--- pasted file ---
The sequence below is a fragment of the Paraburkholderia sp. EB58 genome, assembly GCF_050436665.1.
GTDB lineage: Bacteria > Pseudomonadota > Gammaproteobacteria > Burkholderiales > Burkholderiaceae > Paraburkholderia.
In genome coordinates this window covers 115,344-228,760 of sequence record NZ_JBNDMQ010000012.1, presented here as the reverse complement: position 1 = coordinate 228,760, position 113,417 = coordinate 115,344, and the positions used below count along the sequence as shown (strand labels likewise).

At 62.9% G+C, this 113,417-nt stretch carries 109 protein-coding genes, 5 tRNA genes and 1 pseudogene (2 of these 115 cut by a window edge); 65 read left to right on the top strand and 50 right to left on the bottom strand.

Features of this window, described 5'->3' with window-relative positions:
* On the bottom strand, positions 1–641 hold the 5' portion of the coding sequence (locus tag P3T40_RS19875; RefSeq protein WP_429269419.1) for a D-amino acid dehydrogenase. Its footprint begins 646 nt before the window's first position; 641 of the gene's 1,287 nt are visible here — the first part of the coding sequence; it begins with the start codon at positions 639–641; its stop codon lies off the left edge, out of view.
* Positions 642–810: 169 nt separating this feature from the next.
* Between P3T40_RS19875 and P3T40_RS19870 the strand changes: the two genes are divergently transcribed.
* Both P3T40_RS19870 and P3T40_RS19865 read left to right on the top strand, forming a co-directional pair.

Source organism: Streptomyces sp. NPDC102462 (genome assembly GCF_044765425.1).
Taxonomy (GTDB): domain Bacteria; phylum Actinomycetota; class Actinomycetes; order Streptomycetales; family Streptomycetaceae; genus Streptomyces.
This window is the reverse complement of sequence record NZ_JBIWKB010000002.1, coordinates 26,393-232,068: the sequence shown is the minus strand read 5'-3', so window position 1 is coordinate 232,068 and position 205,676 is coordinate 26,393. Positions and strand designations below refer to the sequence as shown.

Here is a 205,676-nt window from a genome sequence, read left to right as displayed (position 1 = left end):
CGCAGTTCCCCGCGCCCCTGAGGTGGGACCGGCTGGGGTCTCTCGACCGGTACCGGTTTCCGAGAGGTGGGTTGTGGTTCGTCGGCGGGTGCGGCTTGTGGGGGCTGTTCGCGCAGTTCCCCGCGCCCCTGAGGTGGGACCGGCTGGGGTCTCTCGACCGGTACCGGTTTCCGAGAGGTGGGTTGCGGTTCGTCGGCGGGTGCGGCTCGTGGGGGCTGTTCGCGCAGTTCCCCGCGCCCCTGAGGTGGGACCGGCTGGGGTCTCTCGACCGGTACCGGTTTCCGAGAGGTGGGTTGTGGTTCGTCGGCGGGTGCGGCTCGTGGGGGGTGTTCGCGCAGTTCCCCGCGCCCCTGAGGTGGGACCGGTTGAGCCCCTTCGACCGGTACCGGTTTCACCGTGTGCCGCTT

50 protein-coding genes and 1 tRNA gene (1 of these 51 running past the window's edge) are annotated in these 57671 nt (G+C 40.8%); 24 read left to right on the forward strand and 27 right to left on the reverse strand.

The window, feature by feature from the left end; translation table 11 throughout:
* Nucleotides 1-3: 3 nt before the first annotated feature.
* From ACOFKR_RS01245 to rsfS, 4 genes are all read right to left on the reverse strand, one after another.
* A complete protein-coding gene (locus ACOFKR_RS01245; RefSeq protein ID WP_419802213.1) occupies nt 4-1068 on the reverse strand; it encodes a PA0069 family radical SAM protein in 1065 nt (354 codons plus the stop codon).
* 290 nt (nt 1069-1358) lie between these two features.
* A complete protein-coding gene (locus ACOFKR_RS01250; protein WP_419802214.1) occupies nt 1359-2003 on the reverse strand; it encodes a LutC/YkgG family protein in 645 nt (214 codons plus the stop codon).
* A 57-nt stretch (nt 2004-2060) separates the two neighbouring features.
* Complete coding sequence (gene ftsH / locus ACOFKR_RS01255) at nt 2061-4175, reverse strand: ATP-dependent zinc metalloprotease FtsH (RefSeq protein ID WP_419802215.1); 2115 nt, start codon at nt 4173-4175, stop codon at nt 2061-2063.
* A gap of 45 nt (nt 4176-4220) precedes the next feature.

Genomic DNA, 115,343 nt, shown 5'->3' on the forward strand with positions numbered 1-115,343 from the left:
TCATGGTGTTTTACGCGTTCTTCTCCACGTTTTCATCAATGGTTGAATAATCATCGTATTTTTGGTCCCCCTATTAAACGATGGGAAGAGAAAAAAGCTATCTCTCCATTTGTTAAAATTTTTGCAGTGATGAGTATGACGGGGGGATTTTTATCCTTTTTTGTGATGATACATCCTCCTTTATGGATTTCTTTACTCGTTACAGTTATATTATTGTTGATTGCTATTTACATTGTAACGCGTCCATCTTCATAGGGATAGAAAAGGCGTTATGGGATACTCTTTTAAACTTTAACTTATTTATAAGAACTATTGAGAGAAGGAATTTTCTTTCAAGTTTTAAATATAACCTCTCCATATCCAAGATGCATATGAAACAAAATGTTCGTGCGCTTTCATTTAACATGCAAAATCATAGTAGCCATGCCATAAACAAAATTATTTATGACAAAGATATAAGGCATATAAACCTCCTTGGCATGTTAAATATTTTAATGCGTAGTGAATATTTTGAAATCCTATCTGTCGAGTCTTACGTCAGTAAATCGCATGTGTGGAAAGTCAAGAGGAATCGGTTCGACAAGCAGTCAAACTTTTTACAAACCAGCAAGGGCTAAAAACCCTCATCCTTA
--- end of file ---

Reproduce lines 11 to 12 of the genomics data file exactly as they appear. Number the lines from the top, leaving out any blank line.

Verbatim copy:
Taxonomy (GTDB): domain Bacteria; phylum Actinomycetota; class Actinomycetes; order Streptomycetales; family Streptomycetaceae; genus Streptomyces.
This window is the reverse complement of sequence record NZ_JBIWKB010000002.1, coordinates 26,393-232,068: the sequence shown is the minus strand read 5'-3', so window position 1 is coordinate 232,068 and position 205,676 is coordinate 26,393. Positions and strand designations below refer to the sequence as shown.